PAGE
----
Comments on this story are pre-moderated. Before they appear, comments are reviewed by moderators to ensure they meet our submission guidelines. Keep it clean, keep it civil, keep it truthful, stay on topic and be responsible. Comments are open and welcome for three days after the story is published. We reserve the right to close comments before then. Comments that appear on the site are not the opinion of Castanet, but only of the comment writer.



Read more Business News

20759


Recent Trending




Today's Market
S&P TSX15625.73+67.561
S&P CDNX1023.991.62
DJIA17098.4518.88
Nasdaq4580.271+22.577
S&P 5002003.37+6.63
CDN Dollar0.9204+0.001
Gold1281.70-2.1001
Oil95.96+1.29
Lumber348.40+2.60
Natural Gas3.965+0.054

 
Okanagan Companies
Pacific Safety0.20+0.005
Knighthawk0.01-0.005
QHR Technologies Inc1.190.00
Cantex0.08+0.01
Anavex Life Sciences0.25+0.01
Metalex Ventures0.0750.00
Russel Metals36.48+0.09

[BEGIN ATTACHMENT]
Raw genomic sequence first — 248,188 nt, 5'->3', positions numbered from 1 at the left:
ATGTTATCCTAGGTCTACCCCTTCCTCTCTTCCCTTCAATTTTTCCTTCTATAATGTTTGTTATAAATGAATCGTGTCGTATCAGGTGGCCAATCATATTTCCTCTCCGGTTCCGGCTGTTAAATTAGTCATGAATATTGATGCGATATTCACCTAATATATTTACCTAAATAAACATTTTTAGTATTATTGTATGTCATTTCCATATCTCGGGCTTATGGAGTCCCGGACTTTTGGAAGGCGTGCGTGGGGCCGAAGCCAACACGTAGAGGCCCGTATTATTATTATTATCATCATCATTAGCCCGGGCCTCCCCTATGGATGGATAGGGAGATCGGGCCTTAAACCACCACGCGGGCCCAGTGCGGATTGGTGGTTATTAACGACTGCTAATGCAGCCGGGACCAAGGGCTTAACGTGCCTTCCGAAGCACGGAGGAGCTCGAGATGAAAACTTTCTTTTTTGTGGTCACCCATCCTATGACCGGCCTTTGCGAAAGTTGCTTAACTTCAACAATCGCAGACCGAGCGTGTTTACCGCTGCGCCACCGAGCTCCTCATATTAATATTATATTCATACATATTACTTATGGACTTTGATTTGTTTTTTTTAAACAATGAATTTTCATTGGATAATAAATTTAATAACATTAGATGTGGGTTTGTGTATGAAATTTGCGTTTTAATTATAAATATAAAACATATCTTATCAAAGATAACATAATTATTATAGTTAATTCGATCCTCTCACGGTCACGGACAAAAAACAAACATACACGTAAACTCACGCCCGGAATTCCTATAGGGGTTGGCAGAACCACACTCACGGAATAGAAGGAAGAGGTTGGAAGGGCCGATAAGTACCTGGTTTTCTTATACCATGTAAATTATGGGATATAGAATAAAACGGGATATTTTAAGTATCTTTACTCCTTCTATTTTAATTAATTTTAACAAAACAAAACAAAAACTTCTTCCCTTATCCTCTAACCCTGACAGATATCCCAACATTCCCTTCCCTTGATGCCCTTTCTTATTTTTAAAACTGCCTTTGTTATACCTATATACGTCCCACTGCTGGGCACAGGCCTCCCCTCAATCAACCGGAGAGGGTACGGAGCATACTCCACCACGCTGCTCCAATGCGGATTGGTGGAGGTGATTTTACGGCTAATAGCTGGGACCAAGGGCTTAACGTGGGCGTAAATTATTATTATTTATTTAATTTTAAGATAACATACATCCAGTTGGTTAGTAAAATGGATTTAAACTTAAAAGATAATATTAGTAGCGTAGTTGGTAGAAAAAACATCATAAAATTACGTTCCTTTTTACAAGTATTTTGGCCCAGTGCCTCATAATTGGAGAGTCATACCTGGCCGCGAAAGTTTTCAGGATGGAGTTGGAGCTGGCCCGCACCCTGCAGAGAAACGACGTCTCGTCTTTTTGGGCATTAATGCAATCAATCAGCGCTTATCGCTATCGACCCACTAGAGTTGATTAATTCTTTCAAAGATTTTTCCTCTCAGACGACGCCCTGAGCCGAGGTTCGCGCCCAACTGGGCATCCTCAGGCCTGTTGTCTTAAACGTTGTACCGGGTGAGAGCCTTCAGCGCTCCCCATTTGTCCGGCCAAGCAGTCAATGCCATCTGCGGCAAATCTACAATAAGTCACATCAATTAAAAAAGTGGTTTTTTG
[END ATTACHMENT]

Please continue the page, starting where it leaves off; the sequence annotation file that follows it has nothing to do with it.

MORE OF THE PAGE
Copper Mountain Mining2.93+0.02
Colorado Resources0.180.00
ReliaBrand Inc0.10+0.001
Sunrise Resources Ltd0.0250.00
Mission Ready Services0.245-0.005

 



21313

FEATURED Property
1785989355 Shorts Road,West Kelowna, BC
4 bedrooms 4 baths
$998,000
more details
image2image2image2
Click here to feature your property
Please wait... loading


At the Core: Lessons in pricing from Apple

Apple has taught many entrepreneurs the importance of design, how to create buzz when introducing new products to the marketplace, how to pioneer new technology and the importance of superior quality....


New Real Estate Brokerage in town

Move over “big guys” there’s a new brokerage in town featuring local expertise, long standing experience and a fresh boutique approach. Kelowna, August 31 2014 – You may have...


How much mortgage should you carry?

There are several things to consider when deciding how much home to buy. 1. Draw up a budget including the new mortgage payments. While the rules used by most lenders require that the mortgage paym...

_








Member of BC Press Council


22810